Big-wigs have much to gain from ingratiating themselves with even bigger ones, because having an in with important people sways decisions made in the executive washroom, on the golf course, or over plates of wagyu carpaccio. But ingratiators face a dilemma: no-one likes a suck-up, and people at the top of the food chain have plenty of practice in detecting and dismissing them.
A new article in the Academy of Management Journal finds that company directors get around this dilemma by employing a clever psychological tactic – before meeting up with those they plan on winning over, they think about them in such a way that they come to like them more, making any flattery or ingratiation seem all the more convincing.
Participants in the study were directors at a range of large US companies, each of whom had at least one scheduled meeting with another director who had something they wanted: a say in the board membership at another company. The meetings occurred during the six months running up to the board nominations meeting, so if the participants played their cards right, maybe they would get appointed.
So what’s the best way to play? Researchers James Westphal and Guy Shani suspected that the key to successful ingratiation is to believe it. Detecting unnatural behaviour comes fairly easily, especially if you know what to look for, meaning pretenders are one feigned smile or wavering compliment away from being dismissed as a brown-noser. Acting is hard!
When we really like someone, on the other hand, we don’t need to act, just let our feelings come through. Increasing one’s authentic liking for a person would therefore be very helpful. Westphal and Shani predicted that one way to do this would be for the participants to mentally emphasise to themselves what they have in common with the director they wanted to influence. After all, there is copious evidence showing that we like more those who resemble us, and that we are more likely to credit the achievements of (and therefore respect) people like ourselves, rather than putting their success down to external factors.
In the study, the 278 participants were surveyed at multiple time points prior to their crucial meet-up(s) with other director, on how much they thought about their similarities, or about their differences. For example, a black woman prior to meeting a much older white male might choose to reflect on how they both spent some years in the same industry. The researchers also surveyed the ingratiation behaviours in the meeting itself: compliments and expressions of admiration, together with the amount of non-verbal affirmation like smiling or laughter.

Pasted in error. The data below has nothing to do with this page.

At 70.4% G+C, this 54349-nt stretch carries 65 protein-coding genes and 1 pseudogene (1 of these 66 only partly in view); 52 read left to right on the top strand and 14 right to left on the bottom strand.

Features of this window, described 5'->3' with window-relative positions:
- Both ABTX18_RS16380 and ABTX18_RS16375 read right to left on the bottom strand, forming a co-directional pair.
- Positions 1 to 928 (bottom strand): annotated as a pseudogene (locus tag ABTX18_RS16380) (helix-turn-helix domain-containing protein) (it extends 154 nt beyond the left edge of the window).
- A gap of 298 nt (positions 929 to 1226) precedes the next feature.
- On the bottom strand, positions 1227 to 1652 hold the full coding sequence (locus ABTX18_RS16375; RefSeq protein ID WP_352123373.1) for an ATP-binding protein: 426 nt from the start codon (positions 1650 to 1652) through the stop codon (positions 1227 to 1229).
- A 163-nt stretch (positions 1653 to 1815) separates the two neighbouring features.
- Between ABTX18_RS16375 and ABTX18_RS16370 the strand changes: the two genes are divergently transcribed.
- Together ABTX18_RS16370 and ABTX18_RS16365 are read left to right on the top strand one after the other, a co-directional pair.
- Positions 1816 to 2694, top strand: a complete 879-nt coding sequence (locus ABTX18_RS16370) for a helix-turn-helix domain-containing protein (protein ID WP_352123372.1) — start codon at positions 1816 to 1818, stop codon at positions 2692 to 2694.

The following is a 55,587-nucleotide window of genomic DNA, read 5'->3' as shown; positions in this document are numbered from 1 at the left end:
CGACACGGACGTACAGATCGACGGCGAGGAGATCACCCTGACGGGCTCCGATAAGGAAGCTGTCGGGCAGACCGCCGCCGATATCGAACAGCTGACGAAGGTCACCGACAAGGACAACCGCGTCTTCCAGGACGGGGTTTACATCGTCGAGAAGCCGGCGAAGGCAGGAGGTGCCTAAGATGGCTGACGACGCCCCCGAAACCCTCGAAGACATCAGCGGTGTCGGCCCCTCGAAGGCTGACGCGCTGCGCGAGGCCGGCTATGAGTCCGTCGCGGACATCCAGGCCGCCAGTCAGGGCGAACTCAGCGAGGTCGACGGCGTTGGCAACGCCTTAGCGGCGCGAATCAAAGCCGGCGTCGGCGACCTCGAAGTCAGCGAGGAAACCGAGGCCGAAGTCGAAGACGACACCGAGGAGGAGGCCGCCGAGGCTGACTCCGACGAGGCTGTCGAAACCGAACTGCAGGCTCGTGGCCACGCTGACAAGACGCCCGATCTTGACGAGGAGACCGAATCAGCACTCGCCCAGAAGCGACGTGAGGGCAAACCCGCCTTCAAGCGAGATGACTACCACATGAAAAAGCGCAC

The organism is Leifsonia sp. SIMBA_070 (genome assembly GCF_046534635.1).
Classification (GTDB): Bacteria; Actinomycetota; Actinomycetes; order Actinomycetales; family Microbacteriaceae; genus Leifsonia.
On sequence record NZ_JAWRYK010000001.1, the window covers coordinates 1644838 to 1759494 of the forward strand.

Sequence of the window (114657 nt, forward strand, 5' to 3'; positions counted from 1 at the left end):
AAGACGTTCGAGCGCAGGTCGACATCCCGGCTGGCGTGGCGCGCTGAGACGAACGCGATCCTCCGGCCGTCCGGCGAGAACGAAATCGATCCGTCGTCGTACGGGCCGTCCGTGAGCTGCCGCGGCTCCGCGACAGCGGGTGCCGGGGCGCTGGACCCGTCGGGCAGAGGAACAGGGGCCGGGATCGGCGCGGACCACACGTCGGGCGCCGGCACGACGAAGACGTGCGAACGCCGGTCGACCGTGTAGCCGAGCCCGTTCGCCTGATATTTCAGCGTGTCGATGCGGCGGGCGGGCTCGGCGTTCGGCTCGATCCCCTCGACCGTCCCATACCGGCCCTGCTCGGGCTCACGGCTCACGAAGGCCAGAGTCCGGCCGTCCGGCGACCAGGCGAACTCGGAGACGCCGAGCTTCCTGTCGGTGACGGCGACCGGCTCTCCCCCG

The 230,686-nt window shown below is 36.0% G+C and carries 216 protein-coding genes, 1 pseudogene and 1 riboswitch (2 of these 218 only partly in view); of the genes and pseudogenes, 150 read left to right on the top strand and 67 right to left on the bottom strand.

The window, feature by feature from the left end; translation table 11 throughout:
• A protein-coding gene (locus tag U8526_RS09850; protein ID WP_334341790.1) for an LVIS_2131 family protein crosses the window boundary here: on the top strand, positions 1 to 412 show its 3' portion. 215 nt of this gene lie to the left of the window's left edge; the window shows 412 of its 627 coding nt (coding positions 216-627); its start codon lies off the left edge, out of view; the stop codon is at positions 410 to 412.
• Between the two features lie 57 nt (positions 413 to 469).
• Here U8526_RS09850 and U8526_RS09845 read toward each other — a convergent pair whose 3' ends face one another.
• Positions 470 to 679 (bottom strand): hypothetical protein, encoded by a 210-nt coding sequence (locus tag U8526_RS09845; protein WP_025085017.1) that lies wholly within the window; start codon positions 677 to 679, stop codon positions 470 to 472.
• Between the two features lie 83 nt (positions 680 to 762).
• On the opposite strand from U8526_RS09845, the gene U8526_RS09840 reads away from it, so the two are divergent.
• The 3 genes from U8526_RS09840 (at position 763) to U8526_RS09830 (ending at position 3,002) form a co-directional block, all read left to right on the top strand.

The data showed that the more a participant had turned their thoughts towards what they had in common with the other director, the more their ingratiation behaviours paid off – they were more likely to get an invitation to join the board in the months that followed – presumably because their flattery was more convincing.
Furthermore, participants were more likely to adjust their thinking in this way when their counterpart was more dissimilar to them – where intentionally searching for common ground is going to be particularly important – and in these cases, use of the tactic was even more likely to be rewarded with a nomination. These effects were striking: those following this strategy to its fullest were nearly three times more likely to get a recommendation than those with an average amount of regulation of their thoughts around the meeting.
The psychological strategy uncovered in this research was certainly effective, but what we don’t know is how aware the participants were of what they were doing. Did they deliberately trick themselves into liking the other director, or was it a more automatic and instinctive process?
Either way, these results aren’t only relevant for top dogs trying to bound their way further up the hierarchy. The study provides another demonstration that changing how we think about other people has an important role in smoothing social interactions. Similar processes might help explain why social contact between out-groups is sometimes found to be helpful, and sometimes not: are the different factions looking for what they have in common, or what sets them apart? This approach is about more than a cushy seat in the board room; it’s about how divided people can find a way to sit down together.
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